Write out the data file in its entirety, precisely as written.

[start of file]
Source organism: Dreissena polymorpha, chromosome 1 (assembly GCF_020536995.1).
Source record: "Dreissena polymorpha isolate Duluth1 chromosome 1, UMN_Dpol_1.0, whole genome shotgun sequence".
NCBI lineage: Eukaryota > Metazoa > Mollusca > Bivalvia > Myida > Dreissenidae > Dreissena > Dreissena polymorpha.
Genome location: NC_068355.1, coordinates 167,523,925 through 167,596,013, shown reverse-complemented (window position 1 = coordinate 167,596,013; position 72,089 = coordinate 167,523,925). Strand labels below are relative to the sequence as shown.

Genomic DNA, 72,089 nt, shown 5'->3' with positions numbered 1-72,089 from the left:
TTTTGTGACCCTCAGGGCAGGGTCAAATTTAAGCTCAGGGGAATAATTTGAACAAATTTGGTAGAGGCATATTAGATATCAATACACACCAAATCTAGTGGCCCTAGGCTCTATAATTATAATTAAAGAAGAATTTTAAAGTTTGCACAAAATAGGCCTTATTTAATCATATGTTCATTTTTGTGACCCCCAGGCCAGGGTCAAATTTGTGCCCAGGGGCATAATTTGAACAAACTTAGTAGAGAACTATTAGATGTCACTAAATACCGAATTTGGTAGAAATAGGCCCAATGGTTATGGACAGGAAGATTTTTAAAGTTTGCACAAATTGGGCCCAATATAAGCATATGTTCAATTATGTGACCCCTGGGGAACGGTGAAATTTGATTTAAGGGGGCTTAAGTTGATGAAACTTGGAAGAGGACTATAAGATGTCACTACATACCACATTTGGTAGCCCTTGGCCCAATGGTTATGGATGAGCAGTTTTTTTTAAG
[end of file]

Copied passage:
Source organism: Dreissena polymorpha, chromosome 1 (assembly GCF_020536995.1).
Source record: "Dreissena polymorpha isolate Duluth1 chromosome 1, UMN_Dpol_1.0, whole genome shotgun sequence".
NCBI lineage: Eukaryota > Metazoa > Mollusca > Bivalvia > Myida > Dreissenidae > Dreissena > Dreissena polymorpha.
Genome location: NC_068355.1, coordinates 167,523,925 through 167,596,013, shown reverse-complemented (window position 1 = coordinate 167,596,013; position 72,089 = coordinate 167,523,925). Strand labels below are relative to the sequence as shown.

Genomic DNA, 72,089 nt, shown 5'->3' with positions numbered 1-72,089 from the left:
TTTTGTGACCCTCAGGGCAGGGTCAAATTTAAGCTCAGGGGAATAATTTGAACAAATTTGGTAGAGGCATATTAGATATCAATACACACCAAATCTAGTGGCCCTAGGCTCTATAATTATAATTAAAGAAGAATTTTAAAGTTTGCACAAAATAGGCCTTATTTAATCATATGTTCATTTTTGTGACCCCCAGGCCAGGGTCAAATTTGTGCCCAGGGGCATAATTTGAACAAACTTAGTAGAGAACTATTAGATGTCACTAAATACCGAATTTGGTAGAAATAGGCCCAATGGTTATGGACAGGAAGATTTTTAAAGTTTGCACAAATTGGGCCCAATATAAGCATATGTTCAATTATGTGACCCCTGGGGAACGGTGAAATTTGATTTAAGGGGGCTTAAGTTGATGAAACTTGGAAGAGGACTATAAGATGTCACTACATACCACATTTGGTAGCCCTTGGCCCAATGGTTATGGATGAGCAGTTTTTTTTAAG